Safe and Sound

Grove Bank & Trust

Miami, FL
5
Star Rating
Grove Bank & Trust is an FDIC-insured bank started in 1926 and currently headquartered in Miami, FL. As of December 31, 2017, the bank had equity of $104.9 million on assets of $625.6 million.

With 94 full-time employees in 5 offices in FL, the bank currently holds loans and leases worth $235.9 million, including real estate loans of $220.2 million. U.S. bank customers currently have $515.2 million in deposits with the bank.

Overall, Bankrate believes that, as of December 31, 2017, Grove Bank & Trust exhibited a superior condition, earning a full 5 stars for safety and soundness. Here's a breakdown of how the bank did on the three important criteria Bankrate used to grade American banks on safety and soundness.

WHAT IS
SAFE AND SOUND?

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THE INSTITUTION'S SCORE

Capital Score

Capital is a crucial measurement of a bank's financial resilience. It works as a buffer against losses and affords protection for accountholders during times of economic trouble for the bank. When it comes to safety and soundness, more capital is better.

Grove Bank & Trust achieved a score of 24 out of a possible 30 points on our test to measure capital adequacy, beating out the national average of 13.13.

One important measure of this buffer is a bank's Tier 1 capital ratio. Grove Bank & Trust's Tier 1 capital ratio was 31.95 percent, higher than the 6 percent level regulators consider adequate, and above the national average of 25.65 percent. A higher capital ratio suggests the bank will be better able to weather economic difficulties.

Overall, Grove Bank & Trust held equity amounting to 16.77 percent of its assets, which exceeded the national average of 12.03 percent.

Asset Quality Score

Bankrate uses this test to determine the impact of troubled assets, such as unpaid mortgages, on the bank's reserves set aside to cover loan losses, as well as overall capitalization.

A bank with a large number of these kinds of assets may eventually have to use capital to cover losses, decreasing its equity cushion. Many of those assets are also likely to be in non-accrual status and thus aren't earning interest for the bank, resulting in reduced earnings and potentially more risk of a future failure.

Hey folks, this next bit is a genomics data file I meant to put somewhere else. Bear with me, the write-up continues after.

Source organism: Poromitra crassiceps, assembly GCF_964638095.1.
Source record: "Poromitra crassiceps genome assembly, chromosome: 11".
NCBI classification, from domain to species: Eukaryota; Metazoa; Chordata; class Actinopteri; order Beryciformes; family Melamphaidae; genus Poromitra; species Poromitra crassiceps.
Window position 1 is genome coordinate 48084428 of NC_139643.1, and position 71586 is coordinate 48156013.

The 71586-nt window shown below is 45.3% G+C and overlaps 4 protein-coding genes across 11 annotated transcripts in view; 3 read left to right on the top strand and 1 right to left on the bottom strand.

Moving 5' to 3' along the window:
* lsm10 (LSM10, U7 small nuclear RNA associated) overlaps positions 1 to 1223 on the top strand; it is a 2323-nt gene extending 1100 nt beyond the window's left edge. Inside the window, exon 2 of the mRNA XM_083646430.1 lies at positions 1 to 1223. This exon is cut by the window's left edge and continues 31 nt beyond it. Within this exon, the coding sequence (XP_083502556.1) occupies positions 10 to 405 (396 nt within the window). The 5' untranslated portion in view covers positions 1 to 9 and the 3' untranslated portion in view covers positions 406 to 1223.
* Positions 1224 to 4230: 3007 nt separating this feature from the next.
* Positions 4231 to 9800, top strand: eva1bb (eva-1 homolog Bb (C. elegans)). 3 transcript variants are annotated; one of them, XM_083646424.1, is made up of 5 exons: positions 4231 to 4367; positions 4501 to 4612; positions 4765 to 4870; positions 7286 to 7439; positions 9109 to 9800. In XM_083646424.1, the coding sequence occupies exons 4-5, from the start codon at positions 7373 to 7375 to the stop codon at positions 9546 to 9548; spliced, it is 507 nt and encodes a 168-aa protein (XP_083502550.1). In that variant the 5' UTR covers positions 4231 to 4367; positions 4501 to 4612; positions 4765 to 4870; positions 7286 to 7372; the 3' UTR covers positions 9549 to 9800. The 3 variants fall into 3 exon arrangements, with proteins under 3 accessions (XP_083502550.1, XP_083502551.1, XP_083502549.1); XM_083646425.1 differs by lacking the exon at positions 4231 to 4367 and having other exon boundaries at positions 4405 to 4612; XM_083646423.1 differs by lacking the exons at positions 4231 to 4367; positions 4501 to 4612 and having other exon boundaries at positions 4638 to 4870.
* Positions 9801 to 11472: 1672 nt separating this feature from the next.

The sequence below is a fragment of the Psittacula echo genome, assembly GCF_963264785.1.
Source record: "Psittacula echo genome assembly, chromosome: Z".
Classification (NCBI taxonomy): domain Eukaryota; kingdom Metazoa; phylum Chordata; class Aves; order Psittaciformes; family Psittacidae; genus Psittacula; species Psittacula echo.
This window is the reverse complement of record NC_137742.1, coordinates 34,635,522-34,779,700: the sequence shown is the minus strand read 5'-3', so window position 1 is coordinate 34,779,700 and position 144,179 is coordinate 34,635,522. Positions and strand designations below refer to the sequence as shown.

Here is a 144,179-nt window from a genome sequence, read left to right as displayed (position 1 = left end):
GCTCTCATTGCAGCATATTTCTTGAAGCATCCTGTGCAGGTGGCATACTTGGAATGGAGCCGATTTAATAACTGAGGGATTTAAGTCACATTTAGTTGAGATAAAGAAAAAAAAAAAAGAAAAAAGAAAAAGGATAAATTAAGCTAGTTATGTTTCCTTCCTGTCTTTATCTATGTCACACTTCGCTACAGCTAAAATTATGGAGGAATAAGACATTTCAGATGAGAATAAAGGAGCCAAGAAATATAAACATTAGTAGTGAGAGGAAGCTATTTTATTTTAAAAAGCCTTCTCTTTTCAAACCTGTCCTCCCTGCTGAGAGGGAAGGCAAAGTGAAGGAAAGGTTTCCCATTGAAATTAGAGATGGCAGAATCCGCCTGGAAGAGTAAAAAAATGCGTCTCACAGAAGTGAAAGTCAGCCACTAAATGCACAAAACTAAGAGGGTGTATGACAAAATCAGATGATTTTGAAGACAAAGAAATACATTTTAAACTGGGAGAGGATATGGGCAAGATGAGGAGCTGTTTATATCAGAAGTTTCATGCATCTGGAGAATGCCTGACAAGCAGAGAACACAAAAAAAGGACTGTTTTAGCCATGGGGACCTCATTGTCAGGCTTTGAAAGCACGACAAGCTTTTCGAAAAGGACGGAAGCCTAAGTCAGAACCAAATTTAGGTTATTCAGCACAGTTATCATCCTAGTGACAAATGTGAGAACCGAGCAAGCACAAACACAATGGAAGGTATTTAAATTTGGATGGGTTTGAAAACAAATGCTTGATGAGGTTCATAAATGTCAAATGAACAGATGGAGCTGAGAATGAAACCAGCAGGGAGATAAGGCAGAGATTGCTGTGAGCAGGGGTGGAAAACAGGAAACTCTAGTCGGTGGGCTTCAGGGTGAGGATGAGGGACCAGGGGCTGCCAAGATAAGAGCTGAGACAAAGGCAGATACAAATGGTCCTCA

On Bankrate's test of asset quality, Grove Bank & Trust scored 40 out of a possible 40 points, exceeding the national average of 37.49 points.

The percentage of problem assets a bank holds compared to its total assets is a useful indicator of asset quality.As of December 31, 2017, 0.07 percent of Grove Bank & Trust's loans were noncurrent, meaning they were more than 90 days past due or were in non-accrual status. That's below the national average of 1.01 percent.

Banks maintain a reserve known as an "allowance for loan and lease losses" to deal with problem assets . Comparing the size of that reserve to the total amount of problematic loans can be a widely used indicator when evaluating a bank's ability to manage problem assets. Grove Bank & Trust's loan loss allowance was 4,791.82 percent of its total noncurrent loans, above the national average. All things being equal, a higher ratio of loan loss allowance to noncurrent loans is better.

Earnings score

A bank's earnings performance affects its safety and soundness. Earnings may be retained by the bank, expanding its capital cushion, or be used to deal with problematic loans, likely making the bank more resilient in times of trouble. Banks that are losing money, however, are less able to do those things.

On Bankrate's earnings test, Grove Bank & Trust scored 6 out of a possible 30, coming in below the national average of 15.12.

Return on equity, calculated by dividing net income (essentially, profit) by total equity, is one important way to measure a bank's earnings. Grove Bank & Trust's most recent annualized quarterly return on equity was 2.00 percent, below the national average of 8.10 percent.

The bank earned net income of $2.1 million on total equity of $104.9 million for the twelve months ended December 31, 2017. The bank experienced an annualized return on average assets, or ROA, of 0.33 percent, below the 1 percent deemed satisfactory in accordance with industry standards and below the average for U.S. banks of 1.00 percent.

WHAT IS SAFE & SOUND?

Bankrate.com's Safe & Sound Ratings provide a star rating system to evaluate the current financial status of financial institutions. The information gathered about banks, credit unions and thrifts is updated as set forth in the Terms of Use of Safe & Sound Ratings and Reports. The Safe & Sound Ratings information is grouped by categories of banks, thrifts and credit unions.

Scoring methodology

Bankrate.com evaluates the financial condition of institutions and assigns a one- to five-star rating for each with five stars representing the highest rating. Institutions with satisfactory performance will generally receive a rating of three or more stars. The majority of institutions fall into the three- to four-star range. An institution with an "NR" rating may be too new to rate or may have limited the publicly available information in their regulatory filings. The "NR" is not an indication of financial strength or weakness. The Safe & Sound rating is believed to be reliable, but the information is not guaranteed. In addition, events since the information was collected may have altered the institution's financial condition.